Stable Skills Young Rider

6 Tips for Caring for Barn Pets

Young Rider Magazine LogoWhether you keep your horses at home on a farm or ride elsewhere and have pets at home, chances are good that there’s a cat or dog (or two) in your life. While you may have a perfect vet and care schedule for your horse every year, it’s important not to forget about the smaller animals in your life. Here are some tips to help care for your barn pets, just like your horses.

1. Identification

Our first tip to help care for your barn pets is with freedom to roam, barn cats and dogs can sometimes get lost or picked up by other people who are unaware of their actual home. Keeping a collar on your pets with a tag that has a contact phone number is an easy way to help a lost animal find its way home.

Horse and barn cat

Microchips are another excellent form of ID. More expensive but permanent, a microchip is placed under the skin by your veterinarian and contains a bunch of helpful information like your name, address, phone number, and the pet’s name and age. All animal control officers will scan a lost pet to check for a microchip, resulting in safely returned pets.

2. Flea, tick, and heartworm preventatives

Although flies are a huge bother to horses, it’s fleas, ticks, and mosquitoes that are a nuisance to cats and dogs, as well as a huge health risk. Fleas cause intense itching and skin irritation and transmit parasites like tapeworms. Ticks transmit diseases like Lyme disease and Rocky Mountain Spotted Fever. Mosquitoes spread a parasite called heartworm, which starts microscopically in the bloodstream, then grows to an adult and lives in the heart.

Mare and foal and barn dog

Luckily, there are monthly preventatives for both cats and dogs for all three of these nasty bugs. A monthly reminder in the tack room or on your phone is a great way to keep on schedule.

3. Vaccines

Regular encounters with wildlife and neighboring cats and dogs are typical for any barn pet, so make sure your cats and dogs are up to date on vaccines. A yearly visit to the vet will do the job; rabies and distemper vaccines are a must, and others might be added as your vet and location require.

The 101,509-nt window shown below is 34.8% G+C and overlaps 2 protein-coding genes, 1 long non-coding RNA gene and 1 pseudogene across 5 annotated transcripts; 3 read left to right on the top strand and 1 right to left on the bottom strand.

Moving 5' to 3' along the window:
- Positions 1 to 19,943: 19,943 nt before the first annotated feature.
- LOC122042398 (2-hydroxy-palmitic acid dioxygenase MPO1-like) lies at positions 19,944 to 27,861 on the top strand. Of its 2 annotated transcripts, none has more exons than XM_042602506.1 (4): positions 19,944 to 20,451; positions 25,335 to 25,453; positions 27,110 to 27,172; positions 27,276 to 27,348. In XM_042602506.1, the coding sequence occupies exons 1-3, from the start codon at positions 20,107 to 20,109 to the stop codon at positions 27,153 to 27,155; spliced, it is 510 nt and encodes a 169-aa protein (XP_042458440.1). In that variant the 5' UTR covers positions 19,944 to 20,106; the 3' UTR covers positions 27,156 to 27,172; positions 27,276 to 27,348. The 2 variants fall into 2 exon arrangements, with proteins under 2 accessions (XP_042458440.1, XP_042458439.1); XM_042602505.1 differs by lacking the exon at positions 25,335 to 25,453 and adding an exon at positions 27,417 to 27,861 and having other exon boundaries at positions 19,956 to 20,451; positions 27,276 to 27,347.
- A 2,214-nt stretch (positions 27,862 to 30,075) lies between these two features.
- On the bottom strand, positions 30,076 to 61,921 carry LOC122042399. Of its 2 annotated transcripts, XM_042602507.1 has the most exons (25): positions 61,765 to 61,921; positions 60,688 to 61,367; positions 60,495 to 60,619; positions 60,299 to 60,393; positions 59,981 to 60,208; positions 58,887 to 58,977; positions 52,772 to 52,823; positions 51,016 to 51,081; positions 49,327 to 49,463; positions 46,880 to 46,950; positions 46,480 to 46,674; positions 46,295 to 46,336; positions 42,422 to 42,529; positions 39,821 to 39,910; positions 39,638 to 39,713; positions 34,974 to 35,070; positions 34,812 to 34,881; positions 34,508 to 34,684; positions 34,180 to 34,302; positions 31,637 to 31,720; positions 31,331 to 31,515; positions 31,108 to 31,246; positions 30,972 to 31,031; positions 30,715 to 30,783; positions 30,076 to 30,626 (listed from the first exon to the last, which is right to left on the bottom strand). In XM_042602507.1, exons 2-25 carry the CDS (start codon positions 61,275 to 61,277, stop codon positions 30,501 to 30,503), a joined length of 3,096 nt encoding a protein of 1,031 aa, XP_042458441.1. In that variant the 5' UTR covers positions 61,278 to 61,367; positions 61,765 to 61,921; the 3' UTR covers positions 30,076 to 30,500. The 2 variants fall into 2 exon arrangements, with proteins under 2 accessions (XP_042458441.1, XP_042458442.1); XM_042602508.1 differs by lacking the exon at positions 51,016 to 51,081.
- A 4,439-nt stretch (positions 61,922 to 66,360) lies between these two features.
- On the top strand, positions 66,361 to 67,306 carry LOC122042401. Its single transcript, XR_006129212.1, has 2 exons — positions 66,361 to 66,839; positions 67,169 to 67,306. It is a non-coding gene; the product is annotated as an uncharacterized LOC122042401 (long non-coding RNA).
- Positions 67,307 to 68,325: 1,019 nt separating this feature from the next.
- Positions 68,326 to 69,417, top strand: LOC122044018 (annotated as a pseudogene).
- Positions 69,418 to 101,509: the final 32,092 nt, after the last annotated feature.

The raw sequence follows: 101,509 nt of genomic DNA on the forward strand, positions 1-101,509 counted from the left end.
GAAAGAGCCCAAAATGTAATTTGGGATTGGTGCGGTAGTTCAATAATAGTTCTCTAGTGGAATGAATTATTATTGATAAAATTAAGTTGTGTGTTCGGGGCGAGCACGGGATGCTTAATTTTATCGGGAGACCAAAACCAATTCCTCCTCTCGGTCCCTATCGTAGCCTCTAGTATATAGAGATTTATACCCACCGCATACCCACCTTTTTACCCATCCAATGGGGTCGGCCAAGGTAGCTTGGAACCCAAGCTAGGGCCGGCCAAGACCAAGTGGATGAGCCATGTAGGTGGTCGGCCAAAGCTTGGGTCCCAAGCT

4. Fresh Water and Food

Most barn pets make use of troughs and horse buckets for a quick sip, but cats and dogs deserve their own bowl filled daily and cleaned regularly, too. Pet food should be kept in a secure plastic or metal bin. Make sure to sweep up spills that can attract unwanted visitors to the barn like raccoons, mice, rats and opossums.

5. A warm, dry spot to call home

Barn pets are especially good at finding the warm, cozy spots when it’s cold and wet out, like hay bales and horse blankets. Make sure that barn cats and dogs have safe, dry havens to escape the weather when they need to.

6. Spay and neuter your pets

Kittens and puppies are cute, but having a litter can be hard to justify when there are so many pets in need of homes in the world already. Having barn pets spayed and neutered prevents unwanted litters and also decreases unwelcome behaviors like aggression and urine-marking in the case of males. This prevents other animals in the neighborhood from being attracted as well.

Barn cat in a hay loft

Giving a few careful thoughts to your four-legged barn buddies each day will help make sure they’re just as well taken care of as your horse.

Further Reading:

8 Barn Dog Safety Tips

This article originally appeared in the May/June 2019 issue of Young Rider magazine. Click here to subscribe!

Anna O'Brien, DVM

Anna O'Brien, DVM, is a large-animal ambulatory veterinarian in central Maryland. Her practice tackles anything equine in nature, from Miniature Horses to zebras at the local zoo, with a few cows, goats, sheep, pigs, llamas, and alpacas thrown in for good measure.


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